The Heat: Fighting militants in Tunisia and West Africa

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Across Africa, battle lines are being drawn against militant groups. In West Africa, a multi-national force is gearing up to fight Boko Haram. A 6-year insurgency has left at least 15,000 dead. In Tunisia, the government extended a state of emergency and deployed thousands of police officers to guard hotels and beaches after deadly attacks.

Over the last few months, hundreds of people have been killed in Nigeria and across the region in attacks linked to the Islamic militant group, Boko Haram. Leaders have pledged more than 8,000 troops to wage an offensive, but so far funding issues have delayed the start of military operations.
Nigeria’s newly elected President Muhammadu Buhari says his top priority is tackling the insurgency.

The Heat spoke to these guests:

  • From Boston, Aminu Gamawa. He’s a lawyer and conflict resolution expert.
  • Nii Akuetteh is the Executive Director of the African Immigrant Caucus.
Nii Akkuteh and Aminu Gamawa on violence in West Africa

Nii Akkuteh and Aminu Gamawa on violence in West Africa

Across Africa, battle lines are being drawn against militant groups. In West Africa, a multi-national force is gearing up to fight Boko Haram. A 6-year insurgency has left at least 15,000 dead. In Tunisia, the government extended a state of emergency and deployed thousands of police officers to guard hotels and beaches after deadly attacks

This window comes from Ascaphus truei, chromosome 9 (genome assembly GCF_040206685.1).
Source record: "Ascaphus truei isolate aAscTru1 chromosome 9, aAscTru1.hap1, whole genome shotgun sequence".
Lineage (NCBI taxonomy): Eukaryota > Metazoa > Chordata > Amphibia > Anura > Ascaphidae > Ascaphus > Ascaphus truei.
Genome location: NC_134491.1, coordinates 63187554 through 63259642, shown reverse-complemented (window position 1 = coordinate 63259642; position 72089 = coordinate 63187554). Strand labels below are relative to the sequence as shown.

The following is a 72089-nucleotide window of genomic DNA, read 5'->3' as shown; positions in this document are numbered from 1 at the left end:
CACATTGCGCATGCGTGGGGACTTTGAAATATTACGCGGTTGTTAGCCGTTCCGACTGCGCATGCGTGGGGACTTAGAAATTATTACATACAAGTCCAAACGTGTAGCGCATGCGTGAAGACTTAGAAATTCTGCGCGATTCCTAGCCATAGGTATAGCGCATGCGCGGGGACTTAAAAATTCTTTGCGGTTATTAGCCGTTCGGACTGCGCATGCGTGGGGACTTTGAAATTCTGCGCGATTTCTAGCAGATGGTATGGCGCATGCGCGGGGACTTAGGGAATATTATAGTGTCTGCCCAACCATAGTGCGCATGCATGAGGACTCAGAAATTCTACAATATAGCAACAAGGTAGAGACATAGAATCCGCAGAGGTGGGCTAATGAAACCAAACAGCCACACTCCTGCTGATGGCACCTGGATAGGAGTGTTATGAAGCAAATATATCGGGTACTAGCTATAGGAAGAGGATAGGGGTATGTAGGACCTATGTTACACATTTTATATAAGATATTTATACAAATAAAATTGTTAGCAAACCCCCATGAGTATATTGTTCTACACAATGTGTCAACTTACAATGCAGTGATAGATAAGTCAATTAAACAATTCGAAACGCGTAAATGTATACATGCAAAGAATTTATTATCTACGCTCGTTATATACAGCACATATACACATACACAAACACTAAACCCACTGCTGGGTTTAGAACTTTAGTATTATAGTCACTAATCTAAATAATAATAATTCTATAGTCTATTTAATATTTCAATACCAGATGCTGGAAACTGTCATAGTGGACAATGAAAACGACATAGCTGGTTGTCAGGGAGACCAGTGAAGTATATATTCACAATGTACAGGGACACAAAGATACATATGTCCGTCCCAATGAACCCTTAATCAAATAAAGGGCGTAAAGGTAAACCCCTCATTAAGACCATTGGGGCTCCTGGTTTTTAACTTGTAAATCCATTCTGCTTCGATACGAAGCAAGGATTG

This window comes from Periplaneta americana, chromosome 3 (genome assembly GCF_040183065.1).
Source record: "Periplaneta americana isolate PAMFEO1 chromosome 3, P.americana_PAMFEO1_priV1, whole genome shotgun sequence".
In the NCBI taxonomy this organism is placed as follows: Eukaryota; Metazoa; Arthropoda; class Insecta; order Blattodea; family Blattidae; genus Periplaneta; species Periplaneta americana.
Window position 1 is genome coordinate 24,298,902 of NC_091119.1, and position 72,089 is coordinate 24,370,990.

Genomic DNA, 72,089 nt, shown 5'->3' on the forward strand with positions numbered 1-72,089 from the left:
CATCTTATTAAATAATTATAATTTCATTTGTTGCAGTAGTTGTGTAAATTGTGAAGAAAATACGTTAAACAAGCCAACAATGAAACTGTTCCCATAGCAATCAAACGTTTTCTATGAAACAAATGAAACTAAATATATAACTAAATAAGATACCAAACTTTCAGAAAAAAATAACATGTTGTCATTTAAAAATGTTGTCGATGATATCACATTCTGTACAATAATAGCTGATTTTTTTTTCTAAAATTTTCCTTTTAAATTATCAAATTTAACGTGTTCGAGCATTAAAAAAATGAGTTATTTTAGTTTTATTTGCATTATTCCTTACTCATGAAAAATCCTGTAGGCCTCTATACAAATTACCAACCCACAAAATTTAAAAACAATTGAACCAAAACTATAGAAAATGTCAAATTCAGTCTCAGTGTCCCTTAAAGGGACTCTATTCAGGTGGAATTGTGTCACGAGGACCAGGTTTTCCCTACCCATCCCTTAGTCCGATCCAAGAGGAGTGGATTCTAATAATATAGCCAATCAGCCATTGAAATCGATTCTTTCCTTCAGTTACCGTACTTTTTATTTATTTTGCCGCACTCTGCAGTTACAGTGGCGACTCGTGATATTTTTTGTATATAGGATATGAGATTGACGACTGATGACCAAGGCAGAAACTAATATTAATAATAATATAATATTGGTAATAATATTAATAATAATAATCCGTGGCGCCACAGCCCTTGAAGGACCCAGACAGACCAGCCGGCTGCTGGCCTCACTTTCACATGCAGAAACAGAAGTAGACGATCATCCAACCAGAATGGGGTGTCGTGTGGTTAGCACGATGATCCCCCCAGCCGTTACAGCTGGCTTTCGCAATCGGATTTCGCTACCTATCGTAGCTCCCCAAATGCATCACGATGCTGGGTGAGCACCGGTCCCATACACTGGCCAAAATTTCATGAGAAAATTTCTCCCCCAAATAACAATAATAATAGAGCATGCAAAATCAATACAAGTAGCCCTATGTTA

Tunisia’s parliament recently passed an anti terrorism law, after gunmen with ties to the Islamic State carried out two devastating attacks in the past five months.

In March, gunmen stormed the National Museum in Tunis killing 22 people. Then in June, another gunman attacked a resort in Sousse, killing 38 tourists. Since then, the government has mobilized additional military and police to guard hotels and museums.

The United Nations estimates some 55,000 Tunisians have joined the Islamic State in Iraq and Syria. Now Tunisia is building a 160-kilometer wall along its border with Libya, in an effort to stop Islamic terrorists from entering the country.

The Heat spoke to Alberto Fernandez. He’s the Vice President of the Middle East Media Research Institute and a U.S. diplomat.

Alberto Fernandez on violence in Tunisia

Alberto Fernandez on violence in Tunisia

Across Africa, battle lines are being drawn against militant groups. In West Africa, a multi-national force is gearing up to fight Boko Haram. A 6-year insurgency has left at least 15,000 dead. In Tunisia, the government extended a state of emergency and deployed thousands of police officers to guard hotels and beaches after deadly attacks